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Caution

Caution: This plant may become invasive. Please consult a specialist in your area.
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Wikipedia

Bromus inermis

"Smooth brome" redirects here. This name is also applied to Bromus racemosus, another Bromus species..

Bromus inermis is a species of the true grass family (Poaceae). This bunchgrass is native to Europe.

The plant is characterized by an erect, leafy, long-lived perennial, 46 to 91 cm (1 12 to 3 ft) tall, rhizomatous and commonly producing a dense sod. It starts growth in early spring; flowers May to July; reproduces from seeds, tillers, and rhizomes. It may regrow and re flower in the fall if moisture is sufficient. [1] The leafs are glabrous or occasionally pubescent, particularly on the sheaths; blades 20 to 38 cm (8 to 15 in) long, 0.6 to 1.3 cm (14 to 12 in) wide, flat, with a raised and keeled midrib below; sheaths closed, except near collar, and papery when dry; leaves rolled in the bud; ligates up to 0.3 cm (18 in) long, rounded, and membranous; auricles absent.

Common names[edit]

References[edit]

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Notes

Comments

Awnless Brome, as interpreted here, is part of a species complex grading into awned and/or hairy forms especially in Asia. It shows quite clear connections with Bromus stenostachyus Boiss. and the Caucasian Bromus biebersteinii Roem. & Schult. Its distinction from Bromus confines is also rather ill-defined.

A very useful fodder grass introduced into the British Ises and North America for this reason.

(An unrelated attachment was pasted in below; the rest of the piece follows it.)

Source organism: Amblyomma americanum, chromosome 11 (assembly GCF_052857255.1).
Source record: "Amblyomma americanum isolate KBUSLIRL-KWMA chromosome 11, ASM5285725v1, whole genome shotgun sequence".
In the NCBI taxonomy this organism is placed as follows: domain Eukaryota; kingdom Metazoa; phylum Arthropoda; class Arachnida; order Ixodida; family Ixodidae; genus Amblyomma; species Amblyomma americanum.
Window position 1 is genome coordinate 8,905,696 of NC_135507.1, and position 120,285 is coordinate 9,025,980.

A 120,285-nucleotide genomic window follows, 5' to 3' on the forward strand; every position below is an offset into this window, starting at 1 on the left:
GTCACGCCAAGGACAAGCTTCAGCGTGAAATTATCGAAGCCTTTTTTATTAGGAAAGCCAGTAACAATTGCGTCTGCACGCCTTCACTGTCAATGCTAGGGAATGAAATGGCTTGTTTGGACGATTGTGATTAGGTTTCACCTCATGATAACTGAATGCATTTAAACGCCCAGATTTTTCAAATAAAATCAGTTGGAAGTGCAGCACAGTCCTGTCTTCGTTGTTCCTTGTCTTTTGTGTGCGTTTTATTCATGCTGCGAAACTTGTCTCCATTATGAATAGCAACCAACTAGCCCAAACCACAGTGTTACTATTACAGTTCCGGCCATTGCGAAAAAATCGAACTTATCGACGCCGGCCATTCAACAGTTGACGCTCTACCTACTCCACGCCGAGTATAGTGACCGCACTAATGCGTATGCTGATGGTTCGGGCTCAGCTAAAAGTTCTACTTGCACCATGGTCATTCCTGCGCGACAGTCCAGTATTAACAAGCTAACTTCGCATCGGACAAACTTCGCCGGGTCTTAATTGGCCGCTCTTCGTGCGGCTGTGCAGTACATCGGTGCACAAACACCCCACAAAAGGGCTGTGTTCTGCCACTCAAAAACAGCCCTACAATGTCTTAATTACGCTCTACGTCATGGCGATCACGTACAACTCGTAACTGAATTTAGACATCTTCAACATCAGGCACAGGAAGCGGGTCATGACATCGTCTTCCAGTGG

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Comments

This species has been spread worldwide through seed production for pasture and fodder.
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Names and Taxonomy

Taxonomy

Comments: Treated in most older floras as native to Europe, however, if the w. U.S./Canada native B. pumpellianus is included as a subspecies of B. inermis (as in Kartesz 1994), the full species is considered native to these countries as well. Kartesz 1999 includes 'pumpellianus' in Bromus inermis as a subspecies, as well as two varieties of B. inermis ssp. pumpellianus (B. inermis ssp. pumpellianus var. arcticus and B. inermis ssp. pumpellianus var. pumpellianus). Subspecies pumpellianus and its varieties are considered native to North America while the other subspecies of Bromus inermis, B. inermis ssp. inermis is non-native.

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More info for the term: introgression

The currently accepted scientific name of smooth brome is Bromus inermis
Leyss. Infrataxa are [54,61,68]:

B. inermis ssp. inermis Leyss
B. inermis ssp. inermis var. divaricatus Rohlena
B. inermis ssp. inermis var. inermis Leyss

Kartesz [68] recognizes Pumpelly brome as a subspecies of B. inermis, B.
inermis ssp. pumpellianus (Scribn.) Wagnon. FEIS follows the treatment
of other authorities in recognizing Pumpelly brome as a separate
species, B. pumpellianus Scribn. [54,58,61,67,115,121]. (A literature
summary of B. pumpellianus is available in FEIS.) Considerable
hybridization and introgression have occurred between smooth brome, an
introduced species, and Pumpelly brome, a native species [5,53,121].
Smooth brome does not hybridize with other North American species [4].
  • 115.  Voss, Edward G. 1972. Michigan flora. Part I. Gymnosperms and monocots.        Bloomfield Hills, MI: Cranbrook Institute of Science; Ann Arbor, MI:        University of Michigan Herbarium. 488 p.  [11471]
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  • 5.  Armstrong, K. C. 1982. Hybrids between the tetraploids of Bromus inermis        and B. pumpellianus. Canadian Journal of Botany. 60(4): 476-482.        [22833]
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  • 68.  Kartesz, John T. 1994. A synonymized checklist of the vascular flora of        the United States, Canada, and Greenland. Volume II--thesaurus. 2nd ed.        Portland, OR: Timber Press. 816 p.  [23878]

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Common Names

smooth brome
Austrian brome
awnless brome
bromegrass
Hungarian brome
Russian brome